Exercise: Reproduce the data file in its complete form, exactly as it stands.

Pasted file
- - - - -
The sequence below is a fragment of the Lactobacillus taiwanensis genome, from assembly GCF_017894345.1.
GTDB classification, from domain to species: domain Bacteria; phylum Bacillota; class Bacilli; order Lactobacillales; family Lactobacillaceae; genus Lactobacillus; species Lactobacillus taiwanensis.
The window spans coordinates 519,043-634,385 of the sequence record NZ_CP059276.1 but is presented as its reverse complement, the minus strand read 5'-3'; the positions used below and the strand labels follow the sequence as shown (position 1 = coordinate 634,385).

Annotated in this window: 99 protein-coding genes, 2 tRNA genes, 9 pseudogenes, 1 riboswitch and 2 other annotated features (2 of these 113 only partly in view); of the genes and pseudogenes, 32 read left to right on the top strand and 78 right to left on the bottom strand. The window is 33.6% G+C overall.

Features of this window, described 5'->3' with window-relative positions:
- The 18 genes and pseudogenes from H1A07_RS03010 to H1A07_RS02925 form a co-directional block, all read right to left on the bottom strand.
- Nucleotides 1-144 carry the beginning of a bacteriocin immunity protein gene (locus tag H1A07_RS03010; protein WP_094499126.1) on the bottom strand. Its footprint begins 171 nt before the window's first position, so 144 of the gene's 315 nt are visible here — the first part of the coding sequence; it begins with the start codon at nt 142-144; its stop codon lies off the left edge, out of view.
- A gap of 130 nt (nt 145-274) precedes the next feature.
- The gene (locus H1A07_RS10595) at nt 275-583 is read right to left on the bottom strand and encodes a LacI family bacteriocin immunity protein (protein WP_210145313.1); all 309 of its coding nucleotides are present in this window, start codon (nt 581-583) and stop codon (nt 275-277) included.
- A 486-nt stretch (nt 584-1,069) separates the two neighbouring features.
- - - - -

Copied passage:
The sequence below is a fragment of the Lactobacillus taiwanensis genome, from assembly GCF_017894345.1.
GTDB classification, from domain to species: domain Bacteria; phylum Bacillota; class Bacilli; order Lactobacillales; family Lactobacillaceae; genus Lactobacillus; species Lactobacillus taiwanensis.
The window spans coordinates 519,043-634,385 of the sequence record NZ_CP059276.1 but is presented as its reverse complement, the minus strand read 5'-3'; the positions used below and the strand labels follow the sequence as shown (position 1 = coordinate 634,385).

Annotated in this window: 99 protein-coding genes, 2 tRNA genes, 9 pseudogenes, 1 riboswitch and 2 other annotated features (2 of these 113 only partly in view); of the genes and pseudogenes, 32 read left to right on the top strand and 78 right to left on the bottom strand. The window is 33.6% G+C overall.

Features of this window, described 5'->3' with window-relative positions:
- The 18 genes and pseudogenes from H1A07_RS03010 to H1A07_RS02925 form a co-directional block, all read right to left on the bottom strand.
- Nucleotides 1-144 carry the beginning of a bacteriocin immunity protein gene (locus tag H1A07_RS03010; protein WP_094499126.1) on the bottom strand. Its footprint begins 171 nt before the window's first position, so 144 of the gene's 315 nt are visible here — the first part of the coding sequence; it begins with the start codon at nt 142-144; its stop codon lies off the left edge, out of view.
- A gap of 130 nt (nt 145-274) precedes the next feature.
- The gene (locus H1A07_RS10595) at nt 275-583 is read right to left on the bottom strand and encodes a LacI family bacteriocin immunity protein (protein WP_210145313.1); all 309 of its coding nucleotides are present in this window, start codon (nt 581-583) and stop codon (nt 275-277) included.
- A 486-nt stretch (nt 584-1,069) separates the two neighbouring features.